Here’s the deal: Photography is all about sharing and social media is all about sharing. In fact , social media is all about sharing photography. So why is it that the extreme majority of those who take pictures for a living cannot make a living with social media ? After all, if there was a tool ever invented for them, it is definitely social media. It is to image distribution what photoshop is to image editing.
This is a trip into the unknown, much like the film Apocalypse Now who’s images fill the inside end sheets. Burke goes into the heart of darkness, examining the war’s effect on Cambodia and also delving into the disintegration of his own marriage at the same time as his journey. A haunting wander into dark territories, marked with bad history.
A recent article in the online journal SALON asks the question, is documentary-style photography dead? The piece cites the afterword to Aperture’s recent re-release of Nan Goldin's classic, The Ballad of Sexual Dependency.
Looking for some old performers, I ended meeting some show girls. The way they looked down on strippers got me quickly intrigued and interested. Outcasts are my kind, they try harder. From strip joints to Burlesque theaters, I went on a quest and met the “Legends”, these dominating characters of the quintessential American art of strip tease.
"On our first day back to class, Stephan puts on an episode of the French Chef with Julia Child. We watch as she makes an awkward attempt to flip her potato pancake. She completely misses, scoops it back up and flips again with success.
Jiang Rong: Looking at the five major bodies of work you have published so far, there is an underlying continuum among them. What was the original impulse that led you to use photography rather than writing as a medium to express yourself?
Sally Mann: I wish I could be a better writer, but writing is so difficult. I get seduced by visual aesthetics. Because I just like making beautiful pictures, sometimes I wander away from making a clear statement. As for my original impulse, I don’t know exactly. Now that I have been working for about forty years, I can see that there is a consistent set of interests in all my work. But even half way through, I wasn’t sure what it was.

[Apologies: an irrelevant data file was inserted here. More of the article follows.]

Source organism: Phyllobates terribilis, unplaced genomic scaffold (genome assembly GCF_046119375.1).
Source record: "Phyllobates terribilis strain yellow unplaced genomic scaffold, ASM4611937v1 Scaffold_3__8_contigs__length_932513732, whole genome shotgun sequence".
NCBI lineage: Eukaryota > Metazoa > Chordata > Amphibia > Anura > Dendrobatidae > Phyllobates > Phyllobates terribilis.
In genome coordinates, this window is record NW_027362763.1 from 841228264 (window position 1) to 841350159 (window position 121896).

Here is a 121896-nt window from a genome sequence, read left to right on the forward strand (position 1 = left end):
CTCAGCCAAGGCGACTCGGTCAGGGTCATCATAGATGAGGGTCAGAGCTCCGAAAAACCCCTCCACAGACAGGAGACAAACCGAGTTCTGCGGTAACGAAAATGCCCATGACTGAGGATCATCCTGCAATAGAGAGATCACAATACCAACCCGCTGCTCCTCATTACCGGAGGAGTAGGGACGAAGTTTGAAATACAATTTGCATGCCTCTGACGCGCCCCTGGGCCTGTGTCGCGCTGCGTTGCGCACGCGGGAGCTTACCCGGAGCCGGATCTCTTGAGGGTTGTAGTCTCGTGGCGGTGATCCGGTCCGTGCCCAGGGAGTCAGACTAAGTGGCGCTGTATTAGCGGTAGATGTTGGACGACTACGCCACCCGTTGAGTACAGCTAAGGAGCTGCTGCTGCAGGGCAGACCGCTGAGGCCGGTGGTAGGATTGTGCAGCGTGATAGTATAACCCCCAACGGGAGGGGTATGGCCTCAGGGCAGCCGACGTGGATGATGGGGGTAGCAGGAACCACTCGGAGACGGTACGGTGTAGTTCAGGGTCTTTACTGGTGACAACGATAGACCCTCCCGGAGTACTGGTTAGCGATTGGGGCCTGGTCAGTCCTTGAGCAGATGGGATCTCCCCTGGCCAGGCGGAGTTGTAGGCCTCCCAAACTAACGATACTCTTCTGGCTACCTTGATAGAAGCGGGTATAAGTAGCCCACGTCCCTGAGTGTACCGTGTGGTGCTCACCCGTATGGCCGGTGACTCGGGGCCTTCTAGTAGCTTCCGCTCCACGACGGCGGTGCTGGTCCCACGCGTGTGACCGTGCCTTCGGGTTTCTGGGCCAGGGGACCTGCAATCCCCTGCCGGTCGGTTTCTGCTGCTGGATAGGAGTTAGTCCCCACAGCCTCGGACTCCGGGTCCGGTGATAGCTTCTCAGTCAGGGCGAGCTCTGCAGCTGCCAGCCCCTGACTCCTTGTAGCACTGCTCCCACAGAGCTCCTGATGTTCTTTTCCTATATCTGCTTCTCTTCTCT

Martin Parr has been looking at leisure and holidays in his new collection Time Off, but there aren’t as many knotted handkerchiefs and deckchairs on view as you’d expect from the quintessentially British photographer...
In 1981 Duane Michals was asked to create this book for the Herscher series FORMAT/photo, unique editions of projects involving photography and texts. Morts et Resurrections de Dieter Appelt was another one of the series.
Seeing images from the inside, piercing substance, delving to the confines of the human mind, like a sleepwalker, his lens aiming a fixed point, Alexandre Dupeyron balances with the movement. From West to East, he roams the world.
Shomei Tomatsu, one of the most influential Japanese photographers of his era, died on 14 December. He was 82.
Shomei Tomatsu, born on 16 January 1930 and whose work is currently on show at the Barbican in London as part of the exhibition Everything Was Moving: Photography for the 60s and 70s, is known for his iconic photograph of a melted bottle taken in Nagasaki in 1961, as part of a magazine assignment to portray the devastation and reconstruction of the city. But it's his non-documentary approach to photography, with his dream-like aesthetics, that made Tomatsu one of the most influential Japanese photographers of his time.
I was having an very interesting conversation with a photographer several days ago and something he said has continued to ring in my ears. He said, ” I see so much good work, I just wonder why bother, I will never be that good!” I know how he feels, but I’ve got and answer to “why bother!”.
It seems like technology updates and advances are almost an everyday occurrence these days with yet another new camera, tablet and phone model vying for our attention. It’s easy to glaze over whenever another tech announcement is made. Rarely do we see major shifts like we did with the release of the CD, DVD and iPhone. For the independent film makers and videographers of this world, nothing shook up the status quo quite like the release of Canon’s 5Dm2 camera in October of 2008.
Mario Pires's insight:
The video capture near future for still images is comming.
by Jonathan Blaustein Karl Marx got it wrong. He prophesied the demise of Religion and Nationalism. Bad call. I know it’s ballsy of me to quibble with a dead great mind, but it was never going to be thus.
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